Lead book review

Bright, beautiful and deceptively simple: the art of the linocut

Charlotte Hobson describes the complicated relationship of two artists who championed simplicity

30 October 2021

9:00 AM

30 October 2021

9:00 AM

Sybil and Cyril: Cutting Through Time Jenny Uglow

Faber, pp.416, 20

In the 1920s the linocut broke out of the schoolroom and on to gallery walls. Here was a democratic new art form, perfect for the times with its lowly materials — a piece of old linoleum flooring for the block, while the best tools, according to the artist Claude Flight, were an old umbrella spoke for cutting and a toothbrush to rub the back of the paper. The finished prints, Flight hoped, would be cheap enough for working-class pockets.

Above all, the bright, dynamic images themselves, often depicting scenes of contemporary life — busy streets, the London Underground, skating, the first motor races — captured the mood of the age. Influenced by the Futurists, the style was thrillingly modern, with its subjects simplified to near abstraction and its focus on speed, rhythm and pattern. Jenny Uglow’s excellent, vividly illustrated new book tells the story of two of the most talented practitioners of the art, Cyril Power and Sybil Andrews.

Cyril was an architect in his late forties when he met the 21-year-old Sybil. Within a year he had left his wife and four children to begin their two-decade-long artistic collaboration. They shared a studio and a diary, wrote and exhibited together, printed each other’s designs and sometimes even developed each other’s preliminary sketches. This impressive lack of artistic ego speaks of love; and indeed Uglow convincingly argues that theirs was far more than a professional partnership. The pair spent almost every moment together, taking equal delight in music, theatre and medieval history. While Sybil made jam and iced Christmas cakes, Cyril (known as ‘JM’ — Jest Master) played his growing collection of instruments and wrote jokey poems to commemorate their feasts.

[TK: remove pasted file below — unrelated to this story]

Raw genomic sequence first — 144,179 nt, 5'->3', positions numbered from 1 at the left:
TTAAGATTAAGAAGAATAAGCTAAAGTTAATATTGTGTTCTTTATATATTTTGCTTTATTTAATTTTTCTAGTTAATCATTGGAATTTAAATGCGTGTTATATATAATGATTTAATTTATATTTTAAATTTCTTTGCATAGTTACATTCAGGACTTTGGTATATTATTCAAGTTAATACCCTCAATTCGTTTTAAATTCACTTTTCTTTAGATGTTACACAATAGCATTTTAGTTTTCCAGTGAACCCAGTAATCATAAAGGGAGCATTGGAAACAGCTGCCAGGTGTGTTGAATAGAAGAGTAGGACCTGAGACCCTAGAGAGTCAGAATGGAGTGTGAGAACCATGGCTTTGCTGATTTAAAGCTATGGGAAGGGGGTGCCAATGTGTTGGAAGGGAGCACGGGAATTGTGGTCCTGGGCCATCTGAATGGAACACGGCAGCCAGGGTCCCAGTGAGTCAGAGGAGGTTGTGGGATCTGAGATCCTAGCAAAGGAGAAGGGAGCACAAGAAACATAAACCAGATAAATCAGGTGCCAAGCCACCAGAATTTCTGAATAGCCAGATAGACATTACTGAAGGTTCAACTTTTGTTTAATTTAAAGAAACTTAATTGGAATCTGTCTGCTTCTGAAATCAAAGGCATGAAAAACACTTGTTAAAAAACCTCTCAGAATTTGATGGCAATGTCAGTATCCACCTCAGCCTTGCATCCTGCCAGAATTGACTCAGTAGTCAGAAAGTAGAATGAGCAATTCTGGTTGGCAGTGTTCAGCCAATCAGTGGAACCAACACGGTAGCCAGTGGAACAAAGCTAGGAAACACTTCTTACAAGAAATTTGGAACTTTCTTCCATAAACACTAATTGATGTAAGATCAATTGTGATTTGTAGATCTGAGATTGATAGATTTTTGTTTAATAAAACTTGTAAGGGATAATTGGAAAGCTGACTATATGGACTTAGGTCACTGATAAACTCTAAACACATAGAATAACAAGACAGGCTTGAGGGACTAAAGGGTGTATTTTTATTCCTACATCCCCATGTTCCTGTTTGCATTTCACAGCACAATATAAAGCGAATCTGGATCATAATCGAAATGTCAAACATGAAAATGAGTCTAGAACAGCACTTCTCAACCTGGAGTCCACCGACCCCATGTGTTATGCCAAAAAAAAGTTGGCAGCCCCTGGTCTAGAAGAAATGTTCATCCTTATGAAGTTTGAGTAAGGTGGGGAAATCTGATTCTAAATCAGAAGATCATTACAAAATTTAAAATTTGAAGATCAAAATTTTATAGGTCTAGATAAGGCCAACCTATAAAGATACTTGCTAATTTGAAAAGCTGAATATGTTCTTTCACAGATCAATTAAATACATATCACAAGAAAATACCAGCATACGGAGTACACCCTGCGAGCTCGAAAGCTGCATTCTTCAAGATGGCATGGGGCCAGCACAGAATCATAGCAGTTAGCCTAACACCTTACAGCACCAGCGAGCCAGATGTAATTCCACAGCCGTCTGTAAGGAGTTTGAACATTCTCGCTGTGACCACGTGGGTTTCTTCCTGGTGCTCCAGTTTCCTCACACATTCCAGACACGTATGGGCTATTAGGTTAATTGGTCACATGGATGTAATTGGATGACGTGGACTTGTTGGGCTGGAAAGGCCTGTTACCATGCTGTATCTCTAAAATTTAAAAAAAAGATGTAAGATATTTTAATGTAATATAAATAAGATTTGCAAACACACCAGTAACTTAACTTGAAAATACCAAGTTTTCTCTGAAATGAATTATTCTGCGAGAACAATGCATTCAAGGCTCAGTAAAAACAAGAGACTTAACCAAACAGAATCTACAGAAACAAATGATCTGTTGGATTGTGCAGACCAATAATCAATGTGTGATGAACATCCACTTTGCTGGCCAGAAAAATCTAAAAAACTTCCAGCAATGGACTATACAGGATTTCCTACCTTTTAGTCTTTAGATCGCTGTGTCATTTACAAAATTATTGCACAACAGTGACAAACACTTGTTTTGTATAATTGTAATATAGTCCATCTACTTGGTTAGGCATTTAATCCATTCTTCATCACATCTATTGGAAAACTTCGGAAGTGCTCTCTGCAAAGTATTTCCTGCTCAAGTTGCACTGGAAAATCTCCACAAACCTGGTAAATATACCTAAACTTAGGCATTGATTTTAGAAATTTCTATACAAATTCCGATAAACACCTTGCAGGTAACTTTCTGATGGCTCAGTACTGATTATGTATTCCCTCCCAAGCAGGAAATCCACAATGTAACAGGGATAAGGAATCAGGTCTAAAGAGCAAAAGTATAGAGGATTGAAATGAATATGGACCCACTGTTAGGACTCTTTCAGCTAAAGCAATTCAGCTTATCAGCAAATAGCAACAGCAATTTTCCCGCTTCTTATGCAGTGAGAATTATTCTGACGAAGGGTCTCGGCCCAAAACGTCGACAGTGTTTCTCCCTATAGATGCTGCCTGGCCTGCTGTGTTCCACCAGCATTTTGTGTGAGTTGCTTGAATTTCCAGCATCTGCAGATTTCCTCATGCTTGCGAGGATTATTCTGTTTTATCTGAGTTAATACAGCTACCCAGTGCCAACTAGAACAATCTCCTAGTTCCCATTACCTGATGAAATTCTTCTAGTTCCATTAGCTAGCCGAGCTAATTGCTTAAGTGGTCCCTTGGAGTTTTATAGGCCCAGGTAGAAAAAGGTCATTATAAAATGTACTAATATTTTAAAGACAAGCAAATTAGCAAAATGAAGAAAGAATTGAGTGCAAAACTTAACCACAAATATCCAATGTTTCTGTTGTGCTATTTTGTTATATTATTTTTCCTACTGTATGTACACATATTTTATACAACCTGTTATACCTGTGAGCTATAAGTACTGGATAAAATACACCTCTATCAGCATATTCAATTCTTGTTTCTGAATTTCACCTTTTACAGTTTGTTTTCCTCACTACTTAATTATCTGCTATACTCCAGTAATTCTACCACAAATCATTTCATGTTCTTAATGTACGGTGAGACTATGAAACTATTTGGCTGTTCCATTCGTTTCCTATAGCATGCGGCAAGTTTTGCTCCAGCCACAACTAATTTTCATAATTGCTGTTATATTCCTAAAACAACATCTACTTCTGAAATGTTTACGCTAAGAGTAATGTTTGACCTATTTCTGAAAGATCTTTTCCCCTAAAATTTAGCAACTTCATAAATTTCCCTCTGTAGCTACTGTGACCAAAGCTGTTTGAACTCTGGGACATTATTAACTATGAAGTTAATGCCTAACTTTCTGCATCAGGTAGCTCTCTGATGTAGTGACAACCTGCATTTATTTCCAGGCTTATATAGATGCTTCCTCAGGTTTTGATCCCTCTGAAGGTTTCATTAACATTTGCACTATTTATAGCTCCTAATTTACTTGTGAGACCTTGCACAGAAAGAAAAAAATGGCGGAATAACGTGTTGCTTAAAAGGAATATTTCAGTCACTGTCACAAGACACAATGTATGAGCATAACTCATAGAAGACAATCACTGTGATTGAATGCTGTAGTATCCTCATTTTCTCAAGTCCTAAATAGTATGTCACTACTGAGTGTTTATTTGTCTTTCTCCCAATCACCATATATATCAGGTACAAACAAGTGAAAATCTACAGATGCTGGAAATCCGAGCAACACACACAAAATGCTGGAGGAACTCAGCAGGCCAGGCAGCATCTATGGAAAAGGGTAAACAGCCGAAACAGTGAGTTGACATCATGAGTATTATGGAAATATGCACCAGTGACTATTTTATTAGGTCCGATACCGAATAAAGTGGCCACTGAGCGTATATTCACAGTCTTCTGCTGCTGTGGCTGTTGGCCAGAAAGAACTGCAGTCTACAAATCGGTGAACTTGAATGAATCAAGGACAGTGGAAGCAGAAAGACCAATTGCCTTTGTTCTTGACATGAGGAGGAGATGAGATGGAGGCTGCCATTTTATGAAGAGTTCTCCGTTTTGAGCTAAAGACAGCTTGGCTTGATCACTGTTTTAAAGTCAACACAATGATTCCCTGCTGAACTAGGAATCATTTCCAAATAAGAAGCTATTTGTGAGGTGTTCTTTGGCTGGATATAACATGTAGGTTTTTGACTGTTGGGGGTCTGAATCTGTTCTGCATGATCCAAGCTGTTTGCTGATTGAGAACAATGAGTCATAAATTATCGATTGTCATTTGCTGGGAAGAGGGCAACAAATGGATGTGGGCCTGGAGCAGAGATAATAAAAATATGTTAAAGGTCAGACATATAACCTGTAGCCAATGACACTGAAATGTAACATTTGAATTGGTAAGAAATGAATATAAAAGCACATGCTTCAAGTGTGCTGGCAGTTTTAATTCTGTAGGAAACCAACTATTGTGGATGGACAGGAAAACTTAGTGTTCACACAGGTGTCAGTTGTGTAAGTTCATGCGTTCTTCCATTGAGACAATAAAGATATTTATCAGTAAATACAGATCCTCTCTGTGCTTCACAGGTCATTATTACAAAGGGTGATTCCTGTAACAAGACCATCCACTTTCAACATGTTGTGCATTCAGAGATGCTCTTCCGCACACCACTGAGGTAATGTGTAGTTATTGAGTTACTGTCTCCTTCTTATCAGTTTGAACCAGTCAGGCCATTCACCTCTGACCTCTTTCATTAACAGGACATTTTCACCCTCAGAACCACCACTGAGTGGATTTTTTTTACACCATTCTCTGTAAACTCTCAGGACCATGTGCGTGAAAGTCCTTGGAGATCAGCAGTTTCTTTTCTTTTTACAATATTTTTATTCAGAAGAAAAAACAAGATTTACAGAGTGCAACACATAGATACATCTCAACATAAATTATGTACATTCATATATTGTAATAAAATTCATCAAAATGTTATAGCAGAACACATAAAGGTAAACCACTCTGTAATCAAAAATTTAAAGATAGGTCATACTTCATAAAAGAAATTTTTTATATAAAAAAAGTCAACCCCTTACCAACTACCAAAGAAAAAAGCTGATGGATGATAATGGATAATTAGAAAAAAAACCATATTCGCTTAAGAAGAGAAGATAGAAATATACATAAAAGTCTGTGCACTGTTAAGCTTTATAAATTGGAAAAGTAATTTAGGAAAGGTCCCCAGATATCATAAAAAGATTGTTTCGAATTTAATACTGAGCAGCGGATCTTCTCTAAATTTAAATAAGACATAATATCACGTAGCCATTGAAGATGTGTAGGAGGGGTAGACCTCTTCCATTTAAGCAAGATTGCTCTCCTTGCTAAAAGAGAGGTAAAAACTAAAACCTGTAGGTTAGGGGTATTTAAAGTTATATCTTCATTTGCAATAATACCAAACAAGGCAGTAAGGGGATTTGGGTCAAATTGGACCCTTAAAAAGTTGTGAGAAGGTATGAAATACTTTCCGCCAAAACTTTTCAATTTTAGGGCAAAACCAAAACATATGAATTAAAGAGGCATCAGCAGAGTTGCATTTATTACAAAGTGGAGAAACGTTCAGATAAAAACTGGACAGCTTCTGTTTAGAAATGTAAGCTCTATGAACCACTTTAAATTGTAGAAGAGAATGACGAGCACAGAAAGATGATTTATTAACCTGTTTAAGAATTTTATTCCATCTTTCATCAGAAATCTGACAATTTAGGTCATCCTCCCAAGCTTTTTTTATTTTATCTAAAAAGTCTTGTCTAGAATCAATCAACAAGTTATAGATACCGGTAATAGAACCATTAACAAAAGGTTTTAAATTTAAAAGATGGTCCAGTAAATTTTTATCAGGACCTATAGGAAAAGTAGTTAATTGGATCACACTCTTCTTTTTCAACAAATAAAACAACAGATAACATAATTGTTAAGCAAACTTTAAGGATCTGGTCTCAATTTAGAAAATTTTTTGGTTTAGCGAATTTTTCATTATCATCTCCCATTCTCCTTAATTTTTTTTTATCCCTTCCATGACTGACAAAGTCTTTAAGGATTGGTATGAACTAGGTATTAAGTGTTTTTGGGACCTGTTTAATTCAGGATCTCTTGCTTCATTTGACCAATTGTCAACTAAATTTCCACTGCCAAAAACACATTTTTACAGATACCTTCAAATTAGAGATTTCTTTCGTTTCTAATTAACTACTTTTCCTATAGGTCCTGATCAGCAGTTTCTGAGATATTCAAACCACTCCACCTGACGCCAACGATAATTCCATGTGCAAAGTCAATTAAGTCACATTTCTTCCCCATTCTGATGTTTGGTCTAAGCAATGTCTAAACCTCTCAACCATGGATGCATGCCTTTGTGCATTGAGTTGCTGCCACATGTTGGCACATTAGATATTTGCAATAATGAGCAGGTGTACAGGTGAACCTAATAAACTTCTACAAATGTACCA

One of their concerns was to define this new art of linocuts. In the mid-1920s they produced a manifesto (it was a time when you could hardly call yourself an artist without one), Aims of the Art of Today, each initialing their contributions. Drawing on the ideas of Roger Fry and Quentin Bell, they declared that their purpose was to simplify, to show the ‘essence’ of a subject and to capture an almost musical sense of movement and pattern. Above all, they said, echoing Kandinsky: ‘We are “out” now to try and express the big things behind outward visible facts — The Eternal Spiritual Reality behind material things.’


Power’s images of modern life often achieve a complex emotional atmosphere that may hint at this spiritual reality. ‘The Escalator’ (1929), which shows a figure looking (fearfully? With determination, or relief?) up a vast escalator to the light beyond, and ‘Whence and Whither’ (1930), again showing an escalator, this time crammed with faceless lines of people descending into the abyss, are among many that portray the technological world ambiguously.

Uglow makes the point that it was not until the end of the 1920s that many of the best-known books about the first world war, such as All Quiet on the Western Front, Goodbye to All That andA Farewell to Arms, were published: ‘It seemed that ten years had to pass before writers could begin to face the horror of war.’ This, as well as Power’s personal circumstances — he was a Catholic, who had abandoned his family after all — appear to underlie the deceptive simplicity of his art.